Since the 1930s, the friendly glow of a neon motel "vacancy" sign has signaled a long-anticipated break for the road-weary motorist. The essential aim of the motel is to provide convenient, comfortable and affordable accommodation for exhausted travelers. Yet despite their image as places of wholesome reliability, run by proprietors of strong moral fiber--with a courtesy bible in each room--motels have earned a reputation as the venue of choice for people seeking a discreet rendezvous. With advertisements declaring the availability of "hourly rates," J. Edgar Hoover, in 1940, labeled motels as "dens of vice and corruption."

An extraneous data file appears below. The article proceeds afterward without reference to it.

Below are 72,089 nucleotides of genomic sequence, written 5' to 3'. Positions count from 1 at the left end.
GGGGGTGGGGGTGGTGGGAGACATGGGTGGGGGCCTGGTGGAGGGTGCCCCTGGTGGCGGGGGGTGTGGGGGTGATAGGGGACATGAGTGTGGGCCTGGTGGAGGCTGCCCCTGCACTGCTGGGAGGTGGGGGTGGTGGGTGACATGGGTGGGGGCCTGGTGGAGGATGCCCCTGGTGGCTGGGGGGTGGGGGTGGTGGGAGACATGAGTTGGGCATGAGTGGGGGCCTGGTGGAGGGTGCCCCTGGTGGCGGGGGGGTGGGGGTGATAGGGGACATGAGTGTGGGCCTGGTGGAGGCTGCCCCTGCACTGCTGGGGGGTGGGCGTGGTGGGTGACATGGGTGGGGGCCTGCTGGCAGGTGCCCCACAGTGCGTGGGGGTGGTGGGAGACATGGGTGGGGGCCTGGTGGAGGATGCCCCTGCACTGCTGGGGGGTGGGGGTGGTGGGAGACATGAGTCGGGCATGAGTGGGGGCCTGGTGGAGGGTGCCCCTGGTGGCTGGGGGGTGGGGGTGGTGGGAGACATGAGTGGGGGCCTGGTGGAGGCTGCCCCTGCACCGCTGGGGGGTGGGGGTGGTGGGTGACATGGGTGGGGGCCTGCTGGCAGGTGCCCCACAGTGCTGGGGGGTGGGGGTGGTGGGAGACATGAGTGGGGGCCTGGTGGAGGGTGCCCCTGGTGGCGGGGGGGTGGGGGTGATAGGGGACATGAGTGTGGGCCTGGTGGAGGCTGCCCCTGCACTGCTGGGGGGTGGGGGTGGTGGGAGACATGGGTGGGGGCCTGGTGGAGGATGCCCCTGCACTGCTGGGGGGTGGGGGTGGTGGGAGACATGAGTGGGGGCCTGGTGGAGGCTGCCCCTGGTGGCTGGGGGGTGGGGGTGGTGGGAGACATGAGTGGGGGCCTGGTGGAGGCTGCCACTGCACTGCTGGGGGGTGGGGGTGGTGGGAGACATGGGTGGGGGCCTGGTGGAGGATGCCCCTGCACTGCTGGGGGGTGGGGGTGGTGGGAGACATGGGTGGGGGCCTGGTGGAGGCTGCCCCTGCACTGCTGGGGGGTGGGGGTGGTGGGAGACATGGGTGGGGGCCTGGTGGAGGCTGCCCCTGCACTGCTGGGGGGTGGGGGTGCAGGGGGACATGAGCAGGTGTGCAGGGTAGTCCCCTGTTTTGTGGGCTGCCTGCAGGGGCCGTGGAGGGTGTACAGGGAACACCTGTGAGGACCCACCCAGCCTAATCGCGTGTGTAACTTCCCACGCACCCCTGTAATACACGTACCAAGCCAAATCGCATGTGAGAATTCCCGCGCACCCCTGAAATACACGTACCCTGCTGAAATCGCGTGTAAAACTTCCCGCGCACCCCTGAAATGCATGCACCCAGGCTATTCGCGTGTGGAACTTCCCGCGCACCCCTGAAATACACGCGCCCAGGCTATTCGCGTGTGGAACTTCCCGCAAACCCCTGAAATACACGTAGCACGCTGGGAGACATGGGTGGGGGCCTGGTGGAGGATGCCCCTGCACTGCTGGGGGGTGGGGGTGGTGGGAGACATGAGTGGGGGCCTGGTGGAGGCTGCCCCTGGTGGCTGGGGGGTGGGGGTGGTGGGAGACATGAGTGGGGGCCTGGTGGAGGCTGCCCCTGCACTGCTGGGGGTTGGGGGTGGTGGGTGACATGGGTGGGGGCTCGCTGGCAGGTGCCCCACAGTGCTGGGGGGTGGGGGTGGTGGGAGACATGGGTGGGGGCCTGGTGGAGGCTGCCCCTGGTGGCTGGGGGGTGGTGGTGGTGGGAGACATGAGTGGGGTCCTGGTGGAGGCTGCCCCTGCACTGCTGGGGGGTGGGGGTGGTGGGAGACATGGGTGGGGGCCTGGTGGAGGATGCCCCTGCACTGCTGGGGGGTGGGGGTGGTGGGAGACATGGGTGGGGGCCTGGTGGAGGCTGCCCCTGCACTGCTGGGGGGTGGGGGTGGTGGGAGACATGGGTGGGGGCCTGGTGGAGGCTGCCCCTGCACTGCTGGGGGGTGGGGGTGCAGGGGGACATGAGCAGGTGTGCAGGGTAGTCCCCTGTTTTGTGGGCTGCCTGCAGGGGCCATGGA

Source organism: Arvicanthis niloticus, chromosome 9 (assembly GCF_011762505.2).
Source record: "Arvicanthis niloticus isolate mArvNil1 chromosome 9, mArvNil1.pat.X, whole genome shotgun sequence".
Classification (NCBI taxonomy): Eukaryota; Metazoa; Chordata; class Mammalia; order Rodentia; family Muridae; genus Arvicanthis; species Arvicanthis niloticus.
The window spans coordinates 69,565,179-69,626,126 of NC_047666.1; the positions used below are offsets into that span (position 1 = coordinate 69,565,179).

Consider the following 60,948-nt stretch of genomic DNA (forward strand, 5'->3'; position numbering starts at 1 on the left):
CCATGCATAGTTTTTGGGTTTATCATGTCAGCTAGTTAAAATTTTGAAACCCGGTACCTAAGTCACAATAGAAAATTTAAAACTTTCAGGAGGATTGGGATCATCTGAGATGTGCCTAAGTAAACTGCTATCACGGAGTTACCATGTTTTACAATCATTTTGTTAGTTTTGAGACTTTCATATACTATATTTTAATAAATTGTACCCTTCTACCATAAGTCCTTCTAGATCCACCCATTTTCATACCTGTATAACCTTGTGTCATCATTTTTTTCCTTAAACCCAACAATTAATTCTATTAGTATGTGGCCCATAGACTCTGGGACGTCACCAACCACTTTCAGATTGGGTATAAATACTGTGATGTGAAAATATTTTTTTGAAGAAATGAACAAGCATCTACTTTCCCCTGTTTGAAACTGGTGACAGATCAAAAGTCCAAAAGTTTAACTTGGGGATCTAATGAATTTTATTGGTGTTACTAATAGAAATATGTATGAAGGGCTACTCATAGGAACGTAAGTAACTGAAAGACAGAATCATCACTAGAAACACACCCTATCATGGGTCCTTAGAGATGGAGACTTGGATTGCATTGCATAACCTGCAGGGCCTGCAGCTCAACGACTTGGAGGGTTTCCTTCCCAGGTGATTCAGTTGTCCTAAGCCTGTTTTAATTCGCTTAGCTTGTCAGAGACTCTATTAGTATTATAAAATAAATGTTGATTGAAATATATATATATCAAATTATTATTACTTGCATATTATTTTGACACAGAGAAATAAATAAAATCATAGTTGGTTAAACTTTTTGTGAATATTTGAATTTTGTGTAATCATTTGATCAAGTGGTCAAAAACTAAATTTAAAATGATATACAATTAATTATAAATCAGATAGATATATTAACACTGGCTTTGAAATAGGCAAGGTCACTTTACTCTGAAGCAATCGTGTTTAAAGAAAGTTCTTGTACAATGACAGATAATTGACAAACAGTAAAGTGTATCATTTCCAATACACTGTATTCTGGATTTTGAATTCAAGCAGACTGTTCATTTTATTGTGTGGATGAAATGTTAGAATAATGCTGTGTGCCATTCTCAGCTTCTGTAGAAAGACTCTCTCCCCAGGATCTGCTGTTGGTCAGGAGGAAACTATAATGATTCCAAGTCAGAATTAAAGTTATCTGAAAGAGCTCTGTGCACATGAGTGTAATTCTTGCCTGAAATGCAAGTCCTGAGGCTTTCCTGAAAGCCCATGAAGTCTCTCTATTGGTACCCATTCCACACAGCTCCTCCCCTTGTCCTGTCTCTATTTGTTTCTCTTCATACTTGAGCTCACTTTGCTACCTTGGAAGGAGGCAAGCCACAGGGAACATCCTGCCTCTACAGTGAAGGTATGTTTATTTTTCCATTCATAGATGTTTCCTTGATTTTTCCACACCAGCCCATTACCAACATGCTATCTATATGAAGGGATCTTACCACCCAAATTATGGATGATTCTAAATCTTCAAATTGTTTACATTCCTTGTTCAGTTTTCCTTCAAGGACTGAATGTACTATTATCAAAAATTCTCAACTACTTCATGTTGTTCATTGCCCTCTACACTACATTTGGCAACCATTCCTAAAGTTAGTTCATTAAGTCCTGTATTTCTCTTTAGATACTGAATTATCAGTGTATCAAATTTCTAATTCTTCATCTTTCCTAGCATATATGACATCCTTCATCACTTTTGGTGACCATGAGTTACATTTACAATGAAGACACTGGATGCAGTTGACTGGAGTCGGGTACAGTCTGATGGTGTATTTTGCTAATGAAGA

In Postcard Fictions, Andrew Valko captures this seamier side of motel life in vivid detail. In this series of paintings, hyperrealistic images of motels glow and beckon eerily from the side of the highway. In Valko's motel rooms, people are engaged in various solitary activities: a scantily clad woman watches TV while her companion sleeps; another woman takes nude pictures of herself, scattering polaroids all over the bed; still another sits in her lingerie with her back to the viewer as she watches Snow White on the TV. A disturbing psychological undercurrent inhabits Valko's motels both inside and out.
The alienation and loneliness of Valko's paintings is captured strikingly in the accompanying short story by Michelle Berry. Known for her complex psychological narratives, Berry weaves a disturbing tale of two motel inhabitants that captures the unsettling events of life at the side of the highway. (2001)